You are both right!!!
Our focus is on Zoroastrian ethics, but it certainly helps when a teaching from 3,700 years ago is perfectly compatible with modern science.
The genius of Zarathushtra and the early Mazdayasni of course being that they were determined to speak about the human condition and ignore guesswork on scientific matters, the big mistake of the Abrahamic faiths. Because once you start rambling fantasies to your audience rather than deal with reality, you end up with a false moralism instead of a true ethos.
The facts of life are interesting and endlessly fascinating enough.
And if anything, modern science makes us humble towards existence. The Universe is amazingly complex and fascinating! We don't even know what particles or fields (or matter) are, we just know that those things are what our perceptions produce when observing the inner workings of our reality. And with the search for a Higgs boson at CERN, Physics has now started to take the next big thing seriously: Spacetime itself. The founding phenomenon of our reality that the early Mazdayasni called Zurvan.
2009/12/30 Special Kain
The point here is that every action causes a reaction. So if anyone could travel back in time and make a different choice 300 years ago, our present reality would be different only insofar as that somebody had a stronger influence on his fake contemporaries than someone else. Perhaps if he went on to became a politician 300 years ago and raise quite modern questions and make choices that were usually unheard of 300 years ago, our world would look a little differently.
Probabilism simply means that nothing is 100% fixed. So the physical laws that we take for granted must have come into being at one point in time, they must have evolved into the present laws that influence our existence. Just apply evolutionism even to the most solid-as-a-rock objects in our world! Nothing remains unscathed.
Thirdly, all will is free, but not unconditionally so. Free will only means that our decisions are fundamentally contingent. In this sense all will is conditional and free at the same time, simply because conditional doesn't mean determined. Will isn't random, but blind desire is. Please don't forget that there are awareness and self-control.
Betreff: [Ushta] Re: Charles S. Peirce on determinism (was: The metaphysics of contingency)
Datum: Mittwoch, 30. Dezember 2009, 1:39
I believe consistency is true.
I'll draw an example from a Sci-Fi story I have been creating.
Imagine a man who has the ability to time travel and does not age (his body in a way is "frozen in time" but his mind has full control over it), he exists beyond our world sort of speak. When he zaps himself into a certain point in time and spends a period if time there, like let's 1000 years, his presence and actions there have an effect on the world there. But then when he zaps into another time period, just for an infinitely small period of time he is absent from this world, when he returns the world would exist as if he never did exist. In other words, the world has recalibrated itself to accommodate the fact that he never existed since the world could not detect his presence, just for an infinitely small period of time. Imagine the man is from the future, so he knows the past of his time. When he went into the past and changed it he also change the period of his own time, so the past he knew from his own time is different then the one that he had an effect on. But when the world recalibrates itself, the past he knew would again be true. If he would return to his own time by zapping himself there from the past, nothing would have changed in his own time.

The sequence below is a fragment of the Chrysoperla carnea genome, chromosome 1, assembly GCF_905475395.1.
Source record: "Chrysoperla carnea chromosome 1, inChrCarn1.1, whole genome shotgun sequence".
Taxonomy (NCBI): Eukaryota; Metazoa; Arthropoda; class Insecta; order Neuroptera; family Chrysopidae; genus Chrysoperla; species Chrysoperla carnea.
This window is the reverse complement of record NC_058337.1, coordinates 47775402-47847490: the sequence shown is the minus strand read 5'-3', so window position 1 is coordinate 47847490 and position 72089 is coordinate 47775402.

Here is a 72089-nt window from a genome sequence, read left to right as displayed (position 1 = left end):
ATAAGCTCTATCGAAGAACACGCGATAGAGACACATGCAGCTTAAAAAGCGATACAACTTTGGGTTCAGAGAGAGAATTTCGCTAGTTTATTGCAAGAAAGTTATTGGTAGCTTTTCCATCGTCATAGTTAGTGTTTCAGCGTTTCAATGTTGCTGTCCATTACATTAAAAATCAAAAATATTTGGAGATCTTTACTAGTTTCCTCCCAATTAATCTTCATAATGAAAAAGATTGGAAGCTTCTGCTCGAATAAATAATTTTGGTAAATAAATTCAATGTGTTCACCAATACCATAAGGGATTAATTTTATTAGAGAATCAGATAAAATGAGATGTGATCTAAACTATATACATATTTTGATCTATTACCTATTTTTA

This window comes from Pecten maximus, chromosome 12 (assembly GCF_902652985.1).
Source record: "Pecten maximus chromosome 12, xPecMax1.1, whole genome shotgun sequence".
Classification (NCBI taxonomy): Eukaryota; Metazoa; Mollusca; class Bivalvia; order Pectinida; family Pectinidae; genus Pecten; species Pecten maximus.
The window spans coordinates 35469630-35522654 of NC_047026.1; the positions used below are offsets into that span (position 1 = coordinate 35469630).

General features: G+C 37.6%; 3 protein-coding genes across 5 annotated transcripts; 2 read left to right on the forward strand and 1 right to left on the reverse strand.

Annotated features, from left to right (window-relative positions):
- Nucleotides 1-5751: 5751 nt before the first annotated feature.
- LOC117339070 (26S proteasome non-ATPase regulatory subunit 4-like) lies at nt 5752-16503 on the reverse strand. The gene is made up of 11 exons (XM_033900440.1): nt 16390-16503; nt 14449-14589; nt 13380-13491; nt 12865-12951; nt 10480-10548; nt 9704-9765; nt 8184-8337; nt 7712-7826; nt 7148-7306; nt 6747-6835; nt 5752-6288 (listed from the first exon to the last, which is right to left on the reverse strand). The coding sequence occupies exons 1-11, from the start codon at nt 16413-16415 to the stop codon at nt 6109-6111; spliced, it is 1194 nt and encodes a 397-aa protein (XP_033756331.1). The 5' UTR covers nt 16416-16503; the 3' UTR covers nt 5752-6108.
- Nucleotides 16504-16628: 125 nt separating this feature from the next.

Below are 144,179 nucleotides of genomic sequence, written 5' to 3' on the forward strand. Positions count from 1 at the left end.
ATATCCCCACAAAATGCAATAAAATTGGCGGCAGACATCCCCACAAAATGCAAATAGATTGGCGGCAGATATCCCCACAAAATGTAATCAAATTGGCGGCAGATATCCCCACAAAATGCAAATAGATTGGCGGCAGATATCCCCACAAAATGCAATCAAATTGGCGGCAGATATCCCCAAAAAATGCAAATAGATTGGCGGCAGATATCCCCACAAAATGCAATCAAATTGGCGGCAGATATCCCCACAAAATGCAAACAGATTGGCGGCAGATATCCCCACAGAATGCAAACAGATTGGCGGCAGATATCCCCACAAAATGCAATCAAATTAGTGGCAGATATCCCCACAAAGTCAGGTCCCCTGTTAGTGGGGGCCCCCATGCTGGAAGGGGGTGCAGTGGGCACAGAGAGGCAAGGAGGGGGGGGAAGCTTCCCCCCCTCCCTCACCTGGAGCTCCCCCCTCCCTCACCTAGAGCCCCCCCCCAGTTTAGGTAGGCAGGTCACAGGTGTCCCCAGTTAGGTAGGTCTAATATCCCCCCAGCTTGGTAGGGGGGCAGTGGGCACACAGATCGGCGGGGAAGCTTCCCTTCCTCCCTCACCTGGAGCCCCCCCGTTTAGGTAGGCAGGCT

There are many interpretations if quantum mechanics, some of which try to explain whether or not quantum mechanics are deterministic. It seems many much smarter and wiser than be cannot agree on this subject and so I won't bother with it until I'm able to understand even its basis.
To me it is personally it is of no practical importance what is true in this case. I'm more concerned with ethics and the idea we have no free will does not terrify me the slightest, even if I believed this to be true.
I personally do not understand of which probabilism you speak of. As far as I read there are several interpretation of probability and I'm sorry to say my English is not good enough yet to try and understand them all. My understanding of probability is naive for now. Even though I love philosophy and can call myself an amateur philosopher, my way of explaining things is no different than that of the ancient philosophers and I have almost no knowledge of post-medieval philosophy nor am I interested in it that much. I understand it may seem as a handicap of sorts, but it does not bother me.